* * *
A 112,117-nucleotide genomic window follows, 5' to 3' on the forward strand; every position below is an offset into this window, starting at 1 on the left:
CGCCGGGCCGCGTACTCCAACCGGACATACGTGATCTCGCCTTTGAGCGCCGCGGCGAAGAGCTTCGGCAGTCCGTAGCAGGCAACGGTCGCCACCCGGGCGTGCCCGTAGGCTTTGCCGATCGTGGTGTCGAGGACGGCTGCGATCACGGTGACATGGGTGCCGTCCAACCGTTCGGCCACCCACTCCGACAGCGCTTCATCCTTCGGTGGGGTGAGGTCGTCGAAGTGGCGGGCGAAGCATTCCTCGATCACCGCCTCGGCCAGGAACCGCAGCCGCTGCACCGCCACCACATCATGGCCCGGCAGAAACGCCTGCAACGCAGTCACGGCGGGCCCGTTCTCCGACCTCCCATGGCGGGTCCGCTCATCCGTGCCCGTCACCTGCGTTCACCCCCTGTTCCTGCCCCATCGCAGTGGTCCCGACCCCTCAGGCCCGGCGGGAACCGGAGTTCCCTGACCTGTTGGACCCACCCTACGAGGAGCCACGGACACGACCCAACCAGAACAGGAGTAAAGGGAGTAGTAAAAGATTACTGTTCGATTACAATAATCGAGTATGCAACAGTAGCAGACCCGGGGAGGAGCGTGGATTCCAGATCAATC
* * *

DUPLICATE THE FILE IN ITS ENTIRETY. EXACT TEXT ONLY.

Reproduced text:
A 112,117-nucleotide genomic window follows, 5' to 3' on the forward strand; every position below is an offset into this window, starting at 1 on the left:
CGCCGGGCCGCGTACTCCAACCGGACATACGTGATCTCGCCTTTGAGCGCCGCGGCGAAGAGCTTCGGCAGTCCGTAGCAGGCAACGGTCGCCACCCGGGCGTGCCCGTAGGCTTTGCCGATCGTGGTGTCGAGGACGGCTGCGATCACGGTGACATGGGTGCCGTCCAACCGTTCGGCCACCCACTCCGACAGCGCTTCATCCTTCGGTGGGGTGAGGTCGTCGAAGTGGCGGGCGAAGCATTCCTCGATCACCGCCTCGGCCAGGAACCGCAGCCGCTGCACCGCCACCACATCATGGCCCGGCAGAAACGCCTGCAACGCAGTCACGGCGGGCCCGTTCTCCGACCTCCCATGGCGGGTCCGCTCATCCGTGCCCGTCACCTGCGTTCACCCCCTGTTCCTGCCCCATCGCAGTGGTCCCGACCCCTCAGGCCCGGCGGGAACCGGAGTTCCCTGACCTGTTGGACCCACCCTACGAGGAGCCACGGACACGACCCAACCAGAACAGGAGTAAAGGGAGTAGTAAAAGATTACTGTTCGATTACAATAATCGAGTATGCAACAGTAGCAGACCCGGGGAGGAGCGTGGATTCCAGATCAATC